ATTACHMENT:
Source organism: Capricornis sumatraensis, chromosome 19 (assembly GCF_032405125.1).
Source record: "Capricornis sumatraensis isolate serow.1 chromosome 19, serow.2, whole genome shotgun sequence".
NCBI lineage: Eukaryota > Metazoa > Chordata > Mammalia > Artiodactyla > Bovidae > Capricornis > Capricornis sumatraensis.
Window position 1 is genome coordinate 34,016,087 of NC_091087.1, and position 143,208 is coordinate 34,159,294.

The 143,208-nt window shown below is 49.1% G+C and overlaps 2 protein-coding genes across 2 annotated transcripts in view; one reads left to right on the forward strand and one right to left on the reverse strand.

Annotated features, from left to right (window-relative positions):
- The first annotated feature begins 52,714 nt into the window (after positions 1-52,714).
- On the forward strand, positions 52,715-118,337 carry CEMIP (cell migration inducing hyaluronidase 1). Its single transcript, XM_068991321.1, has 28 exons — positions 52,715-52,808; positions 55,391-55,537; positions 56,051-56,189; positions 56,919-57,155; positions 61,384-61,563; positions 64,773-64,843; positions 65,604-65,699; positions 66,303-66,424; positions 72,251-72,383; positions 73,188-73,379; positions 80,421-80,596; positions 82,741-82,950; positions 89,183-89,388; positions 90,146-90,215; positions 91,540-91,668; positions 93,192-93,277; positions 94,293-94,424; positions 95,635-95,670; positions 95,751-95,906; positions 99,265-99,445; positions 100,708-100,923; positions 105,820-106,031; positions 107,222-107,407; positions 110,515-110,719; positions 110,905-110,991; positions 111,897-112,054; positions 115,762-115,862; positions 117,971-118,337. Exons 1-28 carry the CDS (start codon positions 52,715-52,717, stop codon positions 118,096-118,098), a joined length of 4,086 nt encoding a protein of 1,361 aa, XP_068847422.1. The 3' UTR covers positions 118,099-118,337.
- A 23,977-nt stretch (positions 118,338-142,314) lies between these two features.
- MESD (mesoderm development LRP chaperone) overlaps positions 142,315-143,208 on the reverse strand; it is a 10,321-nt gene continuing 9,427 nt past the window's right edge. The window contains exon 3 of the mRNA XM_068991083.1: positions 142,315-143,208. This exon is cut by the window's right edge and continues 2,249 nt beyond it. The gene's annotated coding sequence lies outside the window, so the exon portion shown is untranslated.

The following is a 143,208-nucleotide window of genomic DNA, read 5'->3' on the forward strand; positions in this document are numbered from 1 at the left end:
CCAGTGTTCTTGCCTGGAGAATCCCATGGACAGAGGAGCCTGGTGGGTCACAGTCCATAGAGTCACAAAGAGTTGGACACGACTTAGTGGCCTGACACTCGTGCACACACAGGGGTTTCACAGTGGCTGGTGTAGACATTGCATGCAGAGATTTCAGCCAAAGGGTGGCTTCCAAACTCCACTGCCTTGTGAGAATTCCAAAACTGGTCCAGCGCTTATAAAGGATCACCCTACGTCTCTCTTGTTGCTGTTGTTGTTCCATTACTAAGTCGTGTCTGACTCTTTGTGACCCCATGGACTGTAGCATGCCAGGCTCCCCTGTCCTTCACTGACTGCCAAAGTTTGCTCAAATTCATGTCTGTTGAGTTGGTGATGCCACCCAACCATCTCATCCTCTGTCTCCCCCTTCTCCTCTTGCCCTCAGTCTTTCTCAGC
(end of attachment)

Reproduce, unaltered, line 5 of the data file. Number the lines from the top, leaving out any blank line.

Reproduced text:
The 143,208-nt window shown below is 49.1% G+C and overlaps 2 protein-coding genes across 2 annotated transcripts in view; one reads left to right on the forward strand and one right to left on the reverse strand.